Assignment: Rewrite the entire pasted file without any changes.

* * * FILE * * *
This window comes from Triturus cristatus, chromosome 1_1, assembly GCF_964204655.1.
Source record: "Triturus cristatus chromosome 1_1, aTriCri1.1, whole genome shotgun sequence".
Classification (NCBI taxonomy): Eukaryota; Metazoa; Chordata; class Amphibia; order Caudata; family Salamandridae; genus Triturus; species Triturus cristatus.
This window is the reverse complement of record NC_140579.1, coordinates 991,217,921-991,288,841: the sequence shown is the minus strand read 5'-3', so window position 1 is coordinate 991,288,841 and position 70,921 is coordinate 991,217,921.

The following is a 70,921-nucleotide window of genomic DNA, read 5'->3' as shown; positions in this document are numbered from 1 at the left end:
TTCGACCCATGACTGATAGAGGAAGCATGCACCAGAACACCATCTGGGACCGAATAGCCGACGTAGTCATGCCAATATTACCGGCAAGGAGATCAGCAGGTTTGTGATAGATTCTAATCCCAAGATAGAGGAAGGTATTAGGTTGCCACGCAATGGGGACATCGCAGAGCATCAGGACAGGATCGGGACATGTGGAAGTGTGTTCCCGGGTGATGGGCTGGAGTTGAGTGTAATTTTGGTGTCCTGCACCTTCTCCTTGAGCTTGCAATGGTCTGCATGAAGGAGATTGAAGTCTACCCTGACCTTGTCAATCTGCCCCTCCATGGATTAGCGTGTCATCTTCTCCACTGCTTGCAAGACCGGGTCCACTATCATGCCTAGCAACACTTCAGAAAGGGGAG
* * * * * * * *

This window comes from Triturus cristatus, chromosome 1_1, assembly GCF_964204655.1.
Source record: "Triturus cristatus chromosome 1_1, aTriCri1.1, whole genome shotgun sequence".
Classification (NCBI taxonomy): Eukaryota; Metazoa; Chordata; class Amphibia; order Caudata; family Salamandridae; genus Triturus; species Triturus cristatus.
This window is the reverse complement of record NC_140579.1, coordinates 991,217,921-991,288,841: the sequence shown is the minus strand read 5'-3', so window position 1 is coordinate 991,288,841 and position 70,921 is coordinate 991,217,921.

The following is a 70,921-nucleotide window of genomic DNA, read 5'->3' as shown; positions in this document are numbered from 1 at the left end:
TTCGACCCATGACTGATAGAGGAAGCATGCACCAGAACACCATCTGGGACCGAATAGCCGACGTAGTCATGCCAATATTACCGGCAAGGAGATCAGCAGGTTTGTGATAGATTCTAATCCCAAGATAGAGGAAGGTATTAGGTTGCCACGCAATGGGGACATCGCAGAGCATCAGGACAGGATCGGGACATGTGGAAGTGTGTTCCCGGGTGATGGGCTGGAGTTGAGTGTAATTTTGGTGTCCTGCACCTTCTCCTTGAGCTTGCAATGGTCTGCATGAAGGAGATTGAAGTCTACCCTGACCTTGTCAATCTGCCCCTCCATGGATTAGCGTGTCATCTTCTCCACTGCTTGCAAGACCGGGTCCACTATCATGCCTAGCAACACTTCAGAAAGGGGAG